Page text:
Barring a few controversial sections such as the above, the IT Amendment Act 2008, by and large, has the potential to protect people against a number of grave human rights violations and cybercrimes.  The news is still fresh in our memory where an IIT Kanpur graduate was arrested for cyberstalking and harassing a woman who was his junior at the same institute few years ago.

Computer networks and all kinds of electronic devices are nowadays integral parts of our personal and professional lives. Like any technology with a powerful impact on the society, computer networks too need to be used with a fair amount of caution. Given the pervasive presence of the Internet and its easy availability, it is not unnatural – especially for those who are new in the business – to forget about that needed caution. As a result, legal actions against what can be construed as small computer-related adventures often come as massive shocks. It is a sad reality that a few things that could easily be accepted as teenage pranks – such as sending emails using someone else’s identity, or accessing an online account with stolen passwords, or, for that matter, clicking pictures of someone’s private actions, and distributing them across the Internet – are actually criminal transgressions from the legal standpoints, capable of attracting harsh punishments.

The number of Internet related crimes is increasing at a very fast rate in this country; keeping pace, also increasing is the number of crackdowns on cybercrimes. It is wiser to be informed about these issues right at the start, than falling victim to them unknowingly. It would also be instructive to be aware of the quantum of punishment associated with a particular cybercrime, that often goes against the common perception. For example, a person harassing or annoying another person using a fake public profile on the Internet could be charged under section 67 of the IT Amendment Act for which the punishment could be up to three years of imprisonment and a large sum of monetary fine (a few lakhs of rupees).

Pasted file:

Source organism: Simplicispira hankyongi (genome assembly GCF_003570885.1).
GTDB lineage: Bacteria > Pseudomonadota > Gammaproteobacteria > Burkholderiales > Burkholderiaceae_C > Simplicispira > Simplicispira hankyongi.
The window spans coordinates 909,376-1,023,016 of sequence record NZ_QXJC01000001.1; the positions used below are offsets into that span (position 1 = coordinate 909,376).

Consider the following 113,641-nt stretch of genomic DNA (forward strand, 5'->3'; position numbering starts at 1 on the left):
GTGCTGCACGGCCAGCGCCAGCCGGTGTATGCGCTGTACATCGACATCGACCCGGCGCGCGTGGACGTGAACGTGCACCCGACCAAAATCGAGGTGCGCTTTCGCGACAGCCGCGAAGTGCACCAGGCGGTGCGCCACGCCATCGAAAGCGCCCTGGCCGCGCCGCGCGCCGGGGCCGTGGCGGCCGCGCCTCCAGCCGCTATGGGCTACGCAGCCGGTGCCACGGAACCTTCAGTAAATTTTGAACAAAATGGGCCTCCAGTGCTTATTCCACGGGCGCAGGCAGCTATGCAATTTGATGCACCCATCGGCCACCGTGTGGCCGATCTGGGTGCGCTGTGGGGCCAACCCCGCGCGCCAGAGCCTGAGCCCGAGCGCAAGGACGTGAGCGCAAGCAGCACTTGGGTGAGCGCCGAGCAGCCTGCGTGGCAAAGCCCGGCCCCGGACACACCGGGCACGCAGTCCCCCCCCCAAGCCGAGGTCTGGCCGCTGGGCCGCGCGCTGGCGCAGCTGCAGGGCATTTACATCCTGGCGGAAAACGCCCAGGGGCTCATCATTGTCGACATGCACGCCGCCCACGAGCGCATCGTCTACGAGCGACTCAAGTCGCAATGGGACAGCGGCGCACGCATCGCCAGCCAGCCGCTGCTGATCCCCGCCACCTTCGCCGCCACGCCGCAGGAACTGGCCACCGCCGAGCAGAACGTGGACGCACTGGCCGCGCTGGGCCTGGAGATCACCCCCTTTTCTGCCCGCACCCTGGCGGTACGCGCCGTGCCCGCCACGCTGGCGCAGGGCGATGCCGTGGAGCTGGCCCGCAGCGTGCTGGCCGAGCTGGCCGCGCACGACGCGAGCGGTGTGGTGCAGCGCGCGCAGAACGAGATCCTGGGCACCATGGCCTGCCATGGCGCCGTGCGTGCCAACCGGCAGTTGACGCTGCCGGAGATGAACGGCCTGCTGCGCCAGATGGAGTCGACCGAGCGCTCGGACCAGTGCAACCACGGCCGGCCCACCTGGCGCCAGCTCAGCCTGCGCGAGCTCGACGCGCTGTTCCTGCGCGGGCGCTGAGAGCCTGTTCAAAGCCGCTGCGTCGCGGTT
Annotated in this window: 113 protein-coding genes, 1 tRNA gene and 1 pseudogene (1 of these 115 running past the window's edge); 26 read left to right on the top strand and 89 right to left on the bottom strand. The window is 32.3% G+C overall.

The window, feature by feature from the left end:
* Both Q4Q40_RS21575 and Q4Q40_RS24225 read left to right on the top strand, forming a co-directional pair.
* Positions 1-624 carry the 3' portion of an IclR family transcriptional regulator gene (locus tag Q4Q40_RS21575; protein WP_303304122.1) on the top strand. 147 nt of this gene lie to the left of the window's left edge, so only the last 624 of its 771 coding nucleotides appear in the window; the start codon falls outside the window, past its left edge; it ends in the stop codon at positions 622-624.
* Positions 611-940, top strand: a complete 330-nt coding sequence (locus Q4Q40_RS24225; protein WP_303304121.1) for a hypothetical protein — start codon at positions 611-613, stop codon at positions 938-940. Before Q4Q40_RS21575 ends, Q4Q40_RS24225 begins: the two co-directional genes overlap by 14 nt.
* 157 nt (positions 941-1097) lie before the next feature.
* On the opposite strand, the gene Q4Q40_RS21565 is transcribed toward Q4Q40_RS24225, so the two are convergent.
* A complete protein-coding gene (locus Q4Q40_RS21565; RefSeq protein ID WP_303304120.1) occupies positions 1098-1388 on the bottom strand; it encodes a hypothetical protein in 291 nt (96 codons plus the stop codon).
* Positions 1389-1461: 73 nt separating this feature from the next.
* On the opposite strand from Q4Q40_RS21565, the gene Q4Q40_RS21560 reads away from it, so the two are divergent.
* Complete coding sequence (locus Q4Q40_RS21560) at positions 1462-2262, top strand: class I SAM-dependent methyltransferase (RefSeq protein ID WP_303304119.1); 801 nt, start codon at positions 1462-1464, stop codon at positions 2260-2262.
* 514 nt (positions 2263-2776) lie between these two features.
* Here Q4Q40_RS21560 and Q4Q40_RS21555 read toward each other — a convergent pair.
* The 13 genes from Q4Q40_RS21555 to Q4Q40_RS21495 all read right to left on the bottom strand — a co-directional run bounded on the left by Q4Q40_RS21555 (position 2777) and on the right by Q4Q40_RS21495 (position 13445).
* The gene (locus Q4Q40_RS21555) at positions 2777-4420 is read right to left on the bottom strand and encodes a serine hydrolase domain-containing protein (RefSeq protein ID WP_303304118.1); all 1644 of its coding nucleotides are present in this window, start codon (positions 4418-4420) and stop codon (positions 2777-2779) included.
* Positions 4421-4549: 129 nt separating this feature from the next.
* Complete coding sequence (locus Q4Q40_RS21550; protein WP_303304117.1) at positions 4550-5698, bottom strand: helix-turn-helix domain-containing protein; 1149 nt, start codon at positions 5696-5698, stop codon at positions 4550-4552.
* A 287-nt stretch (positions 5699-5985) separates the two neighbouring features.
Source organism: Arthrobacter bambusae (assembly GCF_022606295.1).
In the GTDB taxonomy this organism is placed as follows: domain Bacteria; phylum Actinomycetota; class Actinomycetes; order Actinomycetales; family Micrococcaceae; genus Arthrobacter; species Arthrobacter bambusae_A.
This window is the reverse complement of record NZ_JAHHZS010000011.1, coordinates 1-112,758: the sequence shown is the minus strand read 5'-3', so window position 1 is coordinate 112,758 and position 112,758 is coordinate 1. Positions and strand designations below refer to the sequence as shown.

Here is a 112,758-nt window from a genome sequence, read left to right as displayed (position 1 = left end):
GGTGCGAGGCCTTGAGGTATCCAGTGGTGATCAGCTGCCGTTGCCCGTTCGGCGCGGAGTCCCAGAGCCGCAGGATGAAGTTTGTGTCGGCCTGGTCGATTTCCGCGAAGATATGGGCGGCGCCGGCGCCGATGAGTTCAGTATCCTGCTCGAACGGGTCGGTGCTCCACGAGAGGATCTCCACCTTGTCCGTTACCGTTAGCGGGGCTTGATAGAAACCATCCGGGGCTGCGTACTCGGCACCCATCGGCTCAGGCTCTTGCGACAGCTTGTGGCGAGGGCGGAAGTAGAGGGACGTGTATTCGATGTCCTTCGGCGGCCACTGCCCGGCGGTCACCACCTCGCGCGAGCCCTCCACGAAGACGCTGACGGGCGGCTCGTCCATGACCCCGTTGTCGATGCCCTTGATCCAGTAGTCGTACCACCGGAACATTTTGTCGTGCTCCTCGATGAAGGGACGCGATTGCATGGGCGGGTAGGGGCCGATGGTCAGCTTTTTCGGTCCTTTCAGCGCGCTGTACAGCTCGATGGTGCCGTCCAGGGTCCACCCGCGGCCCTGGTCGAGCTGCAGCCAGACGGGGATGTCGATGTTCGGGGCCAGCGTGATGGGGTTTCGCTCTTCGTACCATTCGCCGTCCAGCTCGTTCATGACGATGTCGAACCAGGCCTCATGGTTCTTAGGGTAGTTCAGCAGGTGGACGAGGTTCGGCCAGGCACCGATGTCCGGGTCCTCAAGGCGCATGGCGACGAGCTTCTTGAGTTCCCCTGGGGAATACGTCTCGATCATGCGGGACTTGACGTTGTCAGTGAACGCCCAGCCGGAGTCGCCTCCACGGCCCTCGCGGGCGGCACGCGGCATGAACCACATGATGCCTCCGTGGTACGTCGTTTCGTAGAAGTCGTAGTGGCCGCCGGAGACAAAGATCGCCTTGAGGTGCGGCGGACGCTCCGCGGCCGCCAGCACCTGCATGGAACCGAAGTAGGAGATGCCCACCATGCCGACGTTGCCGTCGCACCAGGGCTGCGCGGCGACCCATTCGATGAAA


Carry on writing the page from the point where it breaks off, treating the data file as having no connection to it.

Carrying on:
This website discusses the Indian cyberlaws in a fairly detailed fashion.

Legislation is a dynamic process; old laws give way to new ones taking into consideration the  socio-cultural changes happening in the society, involving politics, traditions, human habits, religious practices, environmental conditions, economic upheavals, and many such things. Also, new laws get repealed soon or replaced by newer ones. It is therefore important that we be able to form our own opinions on various aspects of our legal frameworks, and participate in debates on issues related to that. This way, the evil influences of technological progresses in the society may possibly be mitigated.

Advertisements

Leave a Reply

Fill in your details below or click an icon to log in:

WordPress.com Logo

You are commenting using your WordPress.com account. Log Out / Change )

Twitter picture

You are commenting using your Twitter account. Log Out / Change )

Facebook photo

You are commenting using your Facebook account. Log Out / Change )

Google+ photo

You are commenting using your Google+ account. Log Out / Change )

Connecting to %s